As a member of a local confessional Presbyterian church and coming from my background as an Independent Baptist, I can’t help but notice how easy it is to confirm the common accusation that “Presbyterians often seem to cite the Confession more readily than they do the Bible.” As I listen to teaching (that of no one in particular, and this is not restricted to my own congregation), I often find myself listening to it as if I were a Baptist who was hearing this presentation for the first time. It doesn’t take long before all the biblicist defenses go up. A Reformed teacher will teach a vital biblical truth and then they will cite the Westminster Standards or something from the Three Forms of Unity (click on the “Creeds, Etc.” link at the top of this webpage for more information on these Reformed doctrinal standards). The response a self-respecting biblicist is trained to make to a presentation like this is, “That’s nice, now what does the Bible say about it?” or, more boldly, they might declare, “I don’t care what your confession or catechism says, what does the Bible say?”
It occurs to me that if Presbyterians and those of other confessional Reformed denominations want to persuade those from outside their tradition, like Baptists, to believe that what Reformed confessions and catechisms teach is based on the Bible, then perhaps it would be time well spent to express their biblically based confessional statements by first disclosing what the Bible says and working from this to showing how what the confession or catechism says is solidly based on what the Bible says.
After all, a “Confession” is not intended to be a rival for the Bible, but an expression of what Reformed churches believe the Bible teaches. To use the word “Confession” alone does not necessarily communicate this ultimate point to those from outside the tradition. That’s why when I personally explain things related to the Confession of Faith, I will put the word “Confession” in a sentence that attempts to fully express what a Confession of Faith is. For example, “This biblical truth (whatever it may be) is worded this way, or that way, in the Confession of what Reformed churches believe best summarizes the teaching of the Bible.”
Now I realize there are many good Reformed teachers who are careful to base their arguments on Scripture, but the stereotype that the Reformed in general have a bad habit of quoting the confession more than they do the Bible is grounded in verifiable reality. I love hearing an explanation of what the Confession teaches, but then, I have already gotten over the hurdle of being persuaded that what the Confession teaches is what the Bible teaches, although not infallibly, of course.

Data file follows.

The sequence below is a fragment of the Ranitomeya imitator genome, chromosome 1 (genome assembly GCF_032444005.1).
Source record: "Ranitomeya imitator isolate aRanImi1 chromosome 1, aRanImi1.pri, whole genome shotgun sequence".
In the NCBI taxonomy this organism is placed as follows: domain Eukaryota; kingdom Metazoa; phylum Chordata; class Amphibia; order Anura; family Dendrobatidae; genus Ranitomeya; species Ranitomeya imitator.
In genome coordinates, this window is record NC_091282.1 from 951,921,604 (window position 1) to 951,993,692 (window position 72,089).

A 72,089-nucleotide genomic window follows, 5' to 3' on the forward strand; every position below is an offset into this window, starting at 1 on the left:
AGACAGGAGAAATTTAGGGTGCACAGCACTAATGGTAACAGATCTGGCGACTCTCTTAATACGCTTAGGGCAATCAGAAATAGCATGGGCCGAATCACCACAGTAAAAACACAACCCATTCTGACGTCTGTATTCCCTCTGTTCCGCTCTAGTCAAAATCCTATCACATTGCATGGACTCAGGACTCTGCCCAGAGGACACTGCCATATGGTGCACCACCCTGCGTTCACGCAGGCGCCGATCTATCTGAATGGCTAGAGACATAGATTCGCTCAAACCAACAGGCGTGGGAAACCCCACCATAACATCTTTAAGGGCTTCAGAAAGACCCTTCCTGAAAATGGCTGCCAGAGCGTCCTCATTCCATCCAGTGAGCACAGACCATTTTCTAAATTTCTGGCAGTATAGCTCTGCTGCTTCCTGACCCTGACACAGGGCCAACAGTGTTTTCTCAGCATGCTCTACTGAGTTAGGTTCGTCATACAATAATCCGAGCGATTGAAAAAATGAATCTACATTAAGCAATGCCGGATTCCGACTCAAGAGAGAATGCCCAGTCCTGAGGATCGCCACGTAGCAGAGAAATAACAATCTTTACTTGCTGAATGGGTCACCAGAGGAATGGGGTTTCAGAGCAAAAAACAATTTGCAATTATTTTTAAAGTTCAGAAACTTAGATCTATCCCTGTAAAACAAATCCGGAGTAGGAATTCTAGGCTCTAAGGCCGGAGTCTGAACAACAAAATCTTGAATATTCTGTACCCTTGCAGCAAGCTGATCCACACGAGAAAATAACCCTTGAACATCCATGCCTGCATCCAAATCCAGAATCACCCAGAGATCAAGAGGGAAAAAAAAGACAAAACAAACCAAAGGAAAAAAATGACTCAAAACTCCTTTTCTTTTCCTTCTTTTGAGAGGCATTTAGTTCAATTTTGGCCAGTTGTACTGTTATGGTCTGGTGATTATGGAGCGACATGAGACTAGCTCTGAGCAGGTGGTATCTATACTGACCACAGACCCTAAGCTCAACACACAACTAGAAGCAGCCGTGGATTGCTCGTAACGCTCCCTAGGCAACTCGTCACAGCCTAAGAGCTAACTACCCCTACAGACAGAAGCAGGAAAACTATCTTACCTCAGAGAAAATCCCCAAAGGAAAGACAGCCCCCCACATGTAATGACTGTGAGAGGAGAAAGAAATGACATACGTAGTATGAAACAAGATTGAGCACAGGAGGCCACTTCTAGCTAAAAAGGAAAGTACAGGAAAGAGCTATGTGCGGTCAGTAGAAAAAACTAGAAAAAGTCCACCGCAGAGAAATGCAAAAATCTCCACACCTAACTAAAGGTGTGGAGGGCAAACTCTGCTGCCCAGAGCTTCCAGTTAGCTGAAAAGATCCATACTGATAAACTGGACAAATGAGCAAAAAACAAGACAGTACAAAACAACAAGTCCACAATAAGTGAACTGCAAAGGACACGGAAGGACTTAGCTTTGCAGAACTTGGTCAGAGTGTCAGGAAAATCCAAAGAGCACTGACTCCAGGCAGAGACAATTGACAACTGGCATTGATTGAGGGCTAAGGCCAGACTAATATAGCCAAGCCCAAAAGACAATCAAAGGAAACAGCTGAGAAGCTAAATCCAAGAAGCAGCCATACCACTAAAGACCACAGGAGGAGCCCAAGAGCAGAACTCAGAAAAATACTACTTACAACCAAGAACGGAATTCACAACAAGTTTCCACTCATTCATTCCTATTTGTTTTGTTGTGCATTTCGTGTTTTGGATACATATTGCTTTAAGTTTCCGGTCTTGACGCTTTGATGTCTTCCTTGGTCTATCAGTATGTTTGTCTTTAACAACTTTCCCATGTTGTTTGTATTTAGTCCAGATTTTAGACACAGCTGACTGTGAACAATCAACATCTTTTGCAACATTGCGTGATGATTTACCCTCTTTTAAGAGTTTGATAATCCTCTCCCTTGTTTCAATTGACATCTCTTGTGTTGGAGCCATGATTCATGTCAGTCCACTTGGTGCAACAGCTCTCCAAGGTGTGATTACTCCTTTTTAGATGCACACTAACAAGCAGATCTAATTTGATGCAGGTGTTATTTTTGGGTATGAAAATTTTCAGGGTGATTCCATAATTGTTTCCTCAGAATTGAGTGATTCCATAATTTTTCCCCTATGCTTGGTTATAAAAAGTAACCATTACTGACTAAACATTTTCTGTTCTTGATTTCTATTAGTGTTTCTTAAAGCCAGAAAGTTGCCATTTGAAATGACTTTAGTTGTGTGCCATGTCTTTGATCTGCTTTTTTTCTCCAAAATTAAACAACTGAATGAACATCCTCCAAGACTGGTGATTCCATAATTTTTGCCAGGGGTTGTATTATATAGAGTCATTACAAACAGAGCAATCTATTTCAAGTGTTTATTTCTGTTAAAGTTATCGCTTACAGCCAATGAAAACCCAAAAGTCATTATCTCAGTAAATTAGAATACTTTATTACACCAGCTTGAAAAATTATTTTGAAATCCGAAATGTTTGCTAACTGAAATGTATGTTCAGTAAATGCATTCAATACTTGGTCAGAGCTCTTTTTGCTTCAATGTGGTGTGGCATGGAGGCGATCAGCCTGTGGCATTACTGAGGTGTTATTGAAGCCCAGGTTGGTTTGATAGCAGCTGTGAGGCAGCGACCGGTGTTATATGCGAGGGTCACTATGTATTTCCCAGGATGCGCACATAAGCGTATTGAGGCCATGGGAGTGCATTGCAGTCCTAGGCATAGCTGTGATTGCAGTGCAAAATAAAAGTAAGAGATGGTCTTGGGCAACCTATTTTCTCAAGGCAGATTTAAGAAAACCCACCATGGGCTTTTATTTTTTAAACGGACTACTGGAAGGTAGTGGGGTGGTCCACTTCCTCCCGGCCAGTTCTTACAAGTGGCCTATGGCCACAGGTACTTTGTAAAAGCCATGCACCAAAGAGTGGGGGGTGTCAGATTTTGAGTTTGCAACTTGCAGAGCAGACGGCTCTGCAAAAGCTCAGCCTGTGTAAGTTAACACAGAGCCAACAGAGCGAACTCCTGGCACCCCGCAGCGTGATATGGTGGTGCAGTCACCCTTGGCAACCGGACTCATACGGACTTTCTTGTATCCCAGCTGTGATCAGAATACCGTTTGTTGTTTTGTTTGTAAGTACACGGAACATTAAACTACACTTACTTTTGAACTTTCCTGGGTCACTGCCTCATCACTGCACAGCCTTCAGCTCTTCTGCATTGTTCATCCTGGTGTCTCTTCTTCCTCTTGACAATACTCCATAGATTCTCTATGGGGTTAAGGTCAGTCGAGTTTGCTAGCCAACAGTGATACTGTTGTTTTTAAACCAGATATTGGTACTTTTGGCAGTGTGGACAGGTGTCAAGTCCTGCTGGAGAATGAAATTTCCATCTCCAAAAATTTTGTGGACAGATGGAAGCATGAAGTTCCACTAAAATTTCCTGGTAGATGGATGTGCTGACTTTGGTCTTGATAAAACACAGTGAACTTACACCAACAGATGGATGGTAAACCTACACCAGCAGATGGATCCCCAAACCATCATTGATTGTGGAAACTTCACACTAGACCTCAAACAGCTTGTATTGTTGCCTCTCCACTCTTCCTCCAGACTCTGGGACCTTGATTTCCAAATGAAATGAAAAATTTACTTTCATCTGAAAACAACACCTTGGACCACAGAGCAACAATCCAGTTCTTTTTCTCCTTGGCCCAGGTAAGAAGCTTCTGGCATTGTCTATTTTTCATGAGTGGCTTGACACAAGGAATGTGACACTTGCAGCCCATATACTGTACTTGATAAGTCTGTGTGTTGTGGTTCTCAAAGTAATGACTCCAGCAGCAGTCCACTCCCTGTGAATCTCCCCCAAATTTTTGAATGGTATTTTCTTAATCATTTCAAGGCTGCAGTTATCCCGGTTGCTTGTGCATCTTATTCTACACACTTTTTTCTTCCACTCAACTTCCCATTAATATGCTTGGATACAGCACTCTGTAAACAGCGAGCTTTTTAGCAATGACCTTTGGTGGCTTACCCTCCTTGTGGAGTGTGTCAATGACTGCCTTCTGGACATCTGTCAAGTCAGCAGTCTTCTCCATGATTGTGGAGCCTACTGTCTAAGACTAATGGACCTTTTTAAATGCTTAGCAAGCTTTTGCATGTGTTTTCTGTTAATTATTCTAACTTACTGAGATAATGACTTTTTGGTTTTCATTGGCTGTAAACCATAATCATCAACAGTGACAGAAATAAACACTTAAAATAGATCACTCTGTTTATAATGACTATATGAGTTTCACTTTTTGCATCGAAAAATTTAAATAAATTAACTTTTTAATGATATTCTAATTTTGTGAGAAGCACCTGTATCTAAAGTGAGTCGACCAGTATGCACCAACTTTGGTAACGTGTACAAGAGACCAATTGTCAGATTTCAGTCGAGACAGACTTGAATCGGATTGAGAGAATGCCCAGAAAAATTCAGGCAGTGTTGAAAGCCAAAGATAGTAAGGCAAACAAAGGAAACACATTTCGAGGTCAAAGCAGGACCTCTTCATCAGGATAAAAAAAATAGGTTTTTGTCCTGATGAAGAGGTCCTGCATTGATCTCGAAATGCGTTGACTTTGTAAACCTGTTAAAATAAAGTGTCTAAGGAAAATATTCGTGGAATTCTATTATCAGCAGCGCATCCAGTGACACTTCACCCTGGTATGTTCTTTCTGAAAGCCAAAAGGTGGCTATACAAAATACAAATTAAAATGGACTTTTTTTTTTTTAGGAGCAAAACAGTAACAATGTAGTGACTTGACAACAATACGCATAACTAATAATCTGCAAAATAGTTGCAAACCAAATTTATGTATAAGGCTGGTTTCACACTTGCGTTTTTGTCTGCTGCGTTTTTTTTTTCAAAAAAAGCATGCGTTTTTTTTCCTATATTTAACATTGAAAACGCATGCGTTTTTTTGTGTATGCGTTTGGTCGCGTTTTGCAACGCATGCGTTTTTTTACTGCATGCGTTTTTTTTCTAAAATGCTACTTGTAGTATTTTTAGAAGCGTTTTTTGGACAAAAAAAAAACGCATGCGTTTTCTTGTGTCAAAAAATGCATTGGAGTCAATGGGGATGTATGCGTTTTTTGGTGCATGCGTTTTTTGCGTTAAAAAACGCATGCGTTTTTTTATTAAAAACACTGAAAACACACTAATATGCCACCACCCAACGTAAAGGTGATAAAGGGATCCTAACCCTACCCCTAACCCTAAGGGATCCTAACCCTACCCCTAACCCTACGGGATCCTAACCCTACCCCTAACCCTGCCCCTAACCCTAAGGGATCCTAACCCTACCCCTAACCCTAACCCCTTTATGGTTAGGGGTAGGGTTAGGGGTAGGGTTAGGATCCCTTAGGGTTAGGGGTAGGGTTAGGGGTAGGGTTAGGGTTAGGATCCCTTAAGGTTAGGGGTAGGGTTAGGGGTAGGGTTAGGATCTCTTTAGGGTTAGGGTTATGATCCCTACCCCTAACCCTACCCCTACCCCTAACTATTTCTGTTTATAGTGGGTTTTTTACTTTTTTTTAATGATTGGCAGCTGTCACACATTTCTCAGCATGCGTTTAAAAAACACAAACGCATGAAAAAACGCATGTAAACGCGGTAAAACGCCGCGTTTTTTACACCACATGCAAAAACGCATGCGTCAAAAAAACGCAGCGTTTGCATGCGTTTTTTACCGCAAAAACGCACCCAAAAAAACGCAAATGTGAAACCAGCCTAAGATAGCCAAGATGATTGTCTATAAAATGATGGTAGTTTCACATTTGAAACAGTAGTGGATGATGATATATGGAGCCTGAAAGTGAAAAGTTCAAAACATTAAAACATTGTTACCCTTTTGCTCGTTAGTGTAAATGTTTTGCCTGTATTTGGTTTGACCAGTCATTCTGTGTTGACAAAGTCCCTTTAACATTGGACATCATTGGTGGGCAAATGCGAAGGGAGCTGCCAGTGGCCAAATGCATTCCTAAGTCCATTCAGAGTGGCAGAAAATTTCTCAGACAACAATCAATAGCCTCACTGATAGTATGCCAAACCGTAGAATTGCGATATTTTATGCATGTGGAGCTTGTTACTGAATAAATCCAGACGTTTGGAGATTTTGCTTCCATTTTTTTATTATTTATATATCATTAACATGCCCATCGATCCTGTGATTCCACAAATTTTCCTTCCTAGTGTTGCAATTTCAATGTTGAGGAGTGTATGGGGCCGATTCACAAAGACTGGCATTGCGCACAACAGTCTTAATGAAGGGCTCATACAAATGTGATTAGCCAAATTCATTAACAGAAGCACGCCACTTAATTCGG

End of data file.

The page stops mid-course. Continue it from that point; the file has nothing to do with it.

For this reason, I have decided to engage in a little exercise for a while, which I will share with my readers. In the spirit of how I would like to hear the teaching of the Reformed confessions and catechisms expressed, I’m simply going to take the Scripture Proofs cited for almost any given phrase in the Westminster Larger Catechism (which my church currently happens to being going through), summarize the point being highlighted in the verses, cite the verses themselves, then explain that this is the reason the Catechism reads the way it reads.
Sound like fun? I hope you’ll join me! In the following post, I will give this treatment to the first clause in Question and Answer #73 of the Westminster Larger Catechism.
Sounds like real fun to me John! Now get with it! 🙂
Now, to corroborate what you just wrote, and very succinct mind you, I offer this one verse:
Php 4:9 What you have learned and received and heard and seen in me–practice these things, and the God of peace will be with you.
This seems to me to be saying in just 24 English words or just 20 Greeks what you just took many many more words to say!
But, hey, this is your blog and you can use as many words as you believe is necessary to say the same thing as the Apostle Paul said there! 🙂
Yes, Michael, and we know Paul was pretty good at citing the Bible to demonstrate the basis of his own teaching, wasn’t he? Speaking of which, Paul, being an apostle, actually had the kind of authority which critics of Reformed confessionalists say they give to the Reformed confessions.
As Paul’s confrontation with Peter in Galatians shows, an apostle only has authority as long as his doctrine and practice are consistent with the Bible (cf. Galatians 2:14). Same goes for the Reformed confessions. Apostles could be corrected when their doctrine and/or practice were not based on the Bible, and so can Reformed confessions. The fact that they haven’t been changed for so long, having been scrutinzed almost yearly by synods and general assemblies for hundreds of years, is a testimony to how successful these standards have been in expressing what Reformed Christians believe the Bible teaches.
I must amend my words slightly. When I said the confessions “haven’t been changed for so long,” I should have said, “they have been changed so infrequently.”